A group of civil rights activists and legal scholars marked the President's Day holiday, Monday with a discussion of constitutional limits on U.S. presidential authority. The panel focused on the controversy surrounding the Bush administration's program to secretly wiretap domestic telephone conversations with suspected terrorists overseas.
President Bush has weathered fierce criticism for the eavesdropping program, which has bypassed the judicial warrants that Congress mandated for domestic surveillance in 1978.
Earlier this month, Mr. Bush said it is vital that the U.S. government be able to listen in on terrorists who have contacts within the United States.
"It is a different kind of war with a different kind of enemy," said George W. Bush. "If they [terrorists] are making phone calls into the United States, we need to know why."
But free-speech advocates say the question is not whether the Bush administration should protect Americans, but rather how it goes about doing it. Speaking at a forum hosted by George Washington University, the director of the American Civil Liberties Union, Anthony Romero, said, if left unchecked, government spying on ordinary Americans will have a chilling effect on the nation's discourse.
"The harm is there," said Anthony Romero. "If the cost [of wiretapping] is shutting down free speech. If the cost is shutting down the discourse of ideas, of having Americans afraid of talking on the phone and doing certain computer searches, then yes, I do think the cost is too high."
The panel was asked why any law abiding non-terrorist should fear the government eavesdropping on their conversations when, presumably, they have nothing to hide. Information policy expert Jim Harper of the Washington-based Cato Institute had this reply:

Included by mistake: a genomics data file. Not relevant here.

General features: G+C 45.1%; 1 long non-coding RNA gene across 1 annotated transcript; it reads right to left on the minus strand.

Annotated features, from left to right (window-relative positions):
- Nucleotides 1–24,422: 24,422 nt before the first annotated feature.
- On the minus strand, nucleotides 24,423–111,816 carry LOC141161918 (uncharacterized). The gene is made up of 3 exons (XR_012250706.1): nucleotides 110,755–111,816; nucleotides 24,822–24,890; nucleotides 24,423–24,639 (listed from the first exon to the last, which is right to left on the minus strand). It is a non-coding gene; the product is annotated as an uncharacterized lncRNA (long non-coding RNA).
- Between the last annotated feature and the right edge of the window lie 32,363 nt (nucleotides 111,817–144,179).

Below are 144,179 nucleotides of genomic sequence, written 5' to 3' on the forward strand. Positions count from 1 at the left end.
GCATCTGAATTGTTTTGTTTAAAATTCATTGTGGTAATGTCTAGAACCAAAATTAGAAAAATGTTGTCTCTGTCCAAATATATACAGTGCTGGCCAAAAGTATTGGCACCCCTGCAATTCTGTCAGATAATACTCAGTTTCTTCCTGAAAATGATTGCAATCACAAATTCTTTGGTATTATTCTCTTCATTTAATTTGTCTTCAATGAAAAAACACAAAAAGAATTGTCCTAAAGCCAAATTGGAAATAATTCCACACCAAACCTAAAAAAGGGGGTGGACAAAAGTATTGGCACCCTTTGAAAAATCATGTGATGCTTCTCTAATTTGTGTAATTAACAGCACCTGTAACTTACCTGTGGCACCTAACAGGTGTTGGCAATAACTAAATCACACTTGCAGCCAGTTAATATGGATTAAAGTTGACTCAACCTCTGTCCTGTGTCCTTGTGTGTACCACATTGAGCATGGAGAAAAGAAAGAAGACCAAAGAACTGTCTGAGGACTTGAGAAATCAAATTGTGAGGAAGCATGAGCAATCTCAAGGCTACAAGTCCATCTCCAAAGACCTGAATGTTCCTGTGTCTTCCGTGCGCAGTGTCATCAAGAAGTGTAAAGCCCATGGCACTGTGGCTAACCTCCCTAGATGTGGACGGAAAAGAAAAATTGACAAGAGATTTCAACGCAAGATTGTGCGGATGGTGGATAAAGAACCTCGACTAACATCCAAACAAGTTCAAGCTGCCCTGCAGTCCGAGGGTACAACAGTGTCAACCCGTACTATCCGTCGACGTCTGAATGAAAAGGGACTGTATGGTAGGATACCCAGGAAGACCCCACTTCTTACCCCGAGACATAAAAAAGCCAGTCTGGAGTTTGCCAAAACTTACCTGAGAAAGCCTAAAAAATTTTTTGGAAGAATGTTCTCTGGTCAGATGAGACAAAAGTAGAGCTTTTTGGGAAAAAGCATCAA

"We protect privacy for any reason or no reason," said Jim Harper. "We premise privacy and individual rights, not on their functional utility, necessarily, but on the fact that individuals want to keep them."
The Bush administration maintains the president's constitutional mandate to protect the nation from foreign enemies covers domestic wiretapping, and that Congress further strengthened this authority when it authorized war following the September 11, 2001 terrorist attacks on the United States.
Earlier this month, Attorney General Alberto Gonzalez defended the program in testimony before the Senate Judiciary Committee.
"The terrorist surveillance program is necessary, it is lawful, and it respects the civil liberties that we all cherish," said Alberto Gonzalez.
But several members of Congress have complained that the Bush administration is being secretive about the details of the program. Administration officials say they have no intention of speaking publicly about operational aspects of surveillance so that terrorists are not tipped off about U.S. methods of collecting information.
Harvard University constitutional law professor Lawrence Tribe dismisses the administration's defense.
"We all recognize that there are certain cases where certain details should not be revealed," said Lawrence Tribe. "But we are not children. We are not so stupid as to think that Osama bin Laden is shocked, shocked to learn that we are trying to overhear what he is saying. The secrets that this [the Bush] administration thinks must be kept are ridiculous."
Some civil libertarians and congressional Democrats have accused President Bush of using the terrorist threat as a pretext to seize sweeping executive powers that America's constitutional framers never intended. But Cato Institute analyst Jim Harper prefers to give Mr. Bush the benefit of the doubt.
"I do not believe that people in the Bush administration are cynically manipulating the levers of power in maintaining a facade of fear strictly because it is to their political advantage," he said.
A former director of the National Security Agency, which runs the controversial wiretapping operation, has said that the purpose of the program is to prevent attacks on U.S. soil, not to collect mountains of information on ordinary American citizens.